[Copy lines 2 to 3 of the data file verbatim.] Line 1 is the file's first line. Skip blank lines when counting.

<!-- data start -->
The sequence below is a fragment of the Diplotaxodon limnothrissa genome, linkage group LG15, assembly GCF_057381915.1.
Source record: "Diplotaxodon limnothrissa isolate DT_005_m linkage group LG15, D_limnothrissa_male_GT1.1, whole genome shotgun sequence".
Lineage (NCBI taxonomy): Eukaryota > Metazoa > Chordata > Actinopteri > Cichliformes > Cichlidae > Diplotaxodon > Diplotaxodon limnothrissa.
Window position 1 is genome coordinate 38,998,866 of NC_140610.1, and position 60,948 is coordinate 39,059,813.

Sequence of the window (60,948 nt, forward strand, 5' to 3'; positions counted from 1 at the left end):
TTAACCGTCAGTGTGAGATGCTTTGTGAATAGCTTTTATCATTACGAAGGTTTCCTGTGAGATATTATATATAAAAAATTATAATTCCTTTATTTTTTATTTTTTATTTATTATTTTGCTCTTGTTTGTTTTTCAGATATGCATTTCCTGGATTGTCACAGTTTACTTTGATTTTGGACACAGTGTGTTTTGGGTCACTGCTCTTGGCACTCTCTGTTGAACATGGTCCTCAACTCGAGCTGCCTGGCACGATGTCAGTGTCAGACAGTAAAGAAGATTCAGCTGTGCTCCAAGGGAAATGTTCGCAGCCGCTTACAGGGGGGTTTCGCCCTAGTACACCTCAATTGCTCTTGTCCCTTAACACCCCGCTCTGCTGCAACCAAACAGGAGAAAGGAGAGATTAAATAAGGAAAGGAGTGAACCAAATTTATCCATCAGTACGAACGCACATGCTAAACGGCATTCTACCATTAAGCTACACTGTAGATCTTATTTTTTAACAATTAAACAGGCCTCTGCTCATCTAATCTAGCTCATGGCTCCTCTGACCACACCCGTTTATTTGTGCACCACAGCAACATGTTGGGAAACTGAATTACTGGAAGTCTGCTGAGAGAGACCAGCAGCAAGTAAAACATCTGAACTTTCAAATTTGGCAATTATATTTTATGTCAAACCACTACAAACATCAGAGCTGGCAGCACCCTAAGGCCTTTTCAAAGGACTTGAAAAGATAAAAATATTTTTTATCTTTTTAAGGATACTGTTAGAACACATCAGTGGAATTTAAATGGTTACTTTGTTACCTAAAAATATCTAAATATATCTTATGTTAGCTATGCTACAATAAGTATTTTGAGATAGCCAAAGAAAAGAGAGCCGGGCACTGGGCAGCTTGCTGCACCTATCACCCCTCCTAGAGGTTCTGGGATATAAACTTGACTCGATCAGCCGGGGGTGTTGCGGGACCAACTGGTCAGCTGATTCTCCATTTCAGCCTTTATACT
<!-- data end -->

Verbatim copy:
Source record: "Diplotaxodon limnothrissa isolate DT_005_m linkage group LG15, D_limnothrissa_male_GT1.1, whole genome shotgun sequence".
Lineage (NCBI taxonomy): Eukaryota > Metazoa > Chordata > Actinopteri > Cichliformes > Cichlidae > Diplotaxodon > Diplotaxodon limnothrissa.